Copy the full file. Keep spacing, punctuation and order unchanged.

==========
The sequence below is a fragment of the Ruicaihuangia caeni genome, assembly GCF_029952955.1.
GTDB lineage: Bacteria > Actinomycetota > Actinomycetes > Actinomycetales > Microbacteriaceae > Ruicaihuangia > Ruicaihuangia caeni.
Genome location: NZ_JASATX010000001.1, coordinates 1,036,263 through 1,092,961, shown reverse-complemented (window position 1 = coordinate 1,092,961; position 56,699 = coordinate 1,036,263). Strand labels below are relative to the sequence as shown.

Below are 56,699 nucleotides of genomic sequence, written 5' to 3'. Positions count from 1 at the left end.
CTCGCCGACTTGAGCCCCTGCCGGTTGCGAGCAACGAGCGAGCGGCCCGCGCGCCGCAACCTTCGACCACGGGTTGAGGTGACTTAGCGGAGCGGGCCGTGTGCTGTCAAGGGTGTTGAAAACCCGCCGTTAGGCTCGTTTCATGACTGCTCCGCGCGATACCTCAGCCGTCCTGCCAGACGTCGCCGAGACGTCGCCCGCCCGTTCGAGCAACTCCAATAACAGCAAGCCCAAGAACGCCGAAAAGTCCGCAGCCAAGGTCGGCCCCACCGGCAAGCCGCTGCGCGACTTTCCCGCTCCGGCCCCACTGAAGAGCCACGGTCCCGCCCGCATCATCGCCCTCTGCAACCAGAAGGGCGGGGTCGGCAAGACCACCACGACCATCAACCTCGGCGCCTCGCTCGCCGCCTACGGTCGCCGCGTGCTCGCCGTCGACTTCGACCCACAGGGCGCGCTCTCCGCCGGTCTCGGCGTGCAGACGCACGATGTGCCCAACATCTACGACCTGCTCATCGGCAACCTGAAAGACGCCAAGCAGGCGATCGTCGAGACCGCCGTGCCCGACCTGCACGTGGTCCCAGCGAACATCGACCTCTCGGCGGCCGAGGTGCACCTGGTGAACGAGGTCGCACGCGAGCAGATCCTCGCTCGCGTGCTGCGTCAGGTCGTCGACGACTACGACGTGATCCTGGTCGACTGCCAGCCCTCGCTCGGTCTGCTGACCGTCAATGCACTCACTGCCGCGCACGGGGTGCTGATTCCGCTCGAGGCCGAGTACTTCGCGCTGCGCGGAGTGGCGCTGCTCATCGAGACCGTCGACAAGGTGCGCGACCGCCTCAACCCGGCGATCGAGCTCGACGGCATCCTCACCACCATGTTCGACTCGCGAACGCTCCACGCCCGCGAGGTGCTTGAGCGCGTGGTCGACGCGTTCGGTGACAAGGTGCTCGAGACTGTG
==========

The sequence below is a fragment of the Ruicaihuangia caeni genome, assembly GCF_029952955.1.
GTDB lineage: Bacteria > Actinomycetota > Actinomycetes > Actinomycetales > Microbacteriaceae > Ruicaihuangia > Ruicaihuangia caeni.
Genome location: NZ_JASATX010000001.1, coordinates 1,036,263 through 1,092,961, shown reverse-complemented (window position 1 = coordinate 1,092,961; position 56,699 = coordinate 1,036,263). Strand labels below are relative to the sequence as shown.

Below are 56,699 nucleotides of genomic sequence, written 5' to 3'. Positions count from 1 at the left end.
CTCGCCGACTTGAGCCCCTGCCGGTTGCGAGCAACGAGCGAGCGGCCCGCGCGCCGCAACCTTCGACCACGGGTTGAGGTGACTTAGCGGAGCGGGCCGTGTGCTGTCAAGGGTGTTGAAAACCCGCCGTTAGGCTCGTTTCATGACTGCTCCGCGCGATACCTCAGCCGTCCTGCCAGACGTCGCCGAGACGTCGCCCGCCCGTTCGAGCAACTCCAATAACAGCAAGCCCAAGAACGCCGAAAAGTCCGCAGCCAAGGTCGGCCCCACCGGCAAGCCGCTGCGCGACTTTCCCGCTCCGGCCCCACTGAAGAGCCACGGTCCCGCCCGCATCATCGCCCTCTGCAACCAGAAGGGCGGGGTCGGCAAGACCACCACGACCATCAACCTCGGCGCCTCGCTCGCCGCCTACGGTCGCCGCGTGCTCGCCGTCGACTTCGACCCACAGGGCGCGCTCTCCGCCGGTCTCGGCGTGCAGACGCACGATGTGCCCAACATCTACGACCTGCTCATCGGCAACCTGAAAGACGCCAAGCAGGCGATCGTCGAGACCGCCGTGCCCGACCTGCACGTGGTCCCAGCGAACATCGACCTCTCGGCGGCCGAGGTGCACCTGGTGAACGAGGTCGCACGCGAGCAGATCCTCGCTCGCGTGCTGCGTCAGGTCGTCGACGACTACGACGTGATCCTGGTCGACTGCCAGCCCTCGCTCGGTCTGCTGACCGTCAATGCACTCACTGCCGCGCACGGGGTGCTGATTCCGCTCGAGGCCGAGTACTTCGCGCTGCGCGGAGTGGCGCTGCTCATCGAGACCGTCGACAAGGTGCGCGACCGCCTCAACCCGGCGATCGAGCTCGACGGCATCCTCACCACCATGTTCGACTCGCGAACGCTCCACGCCCGCGAGGTGCTTGAGCGCGTGGTCGACGCGTTCGGTGACAAGGTGCTCGAGACTGTG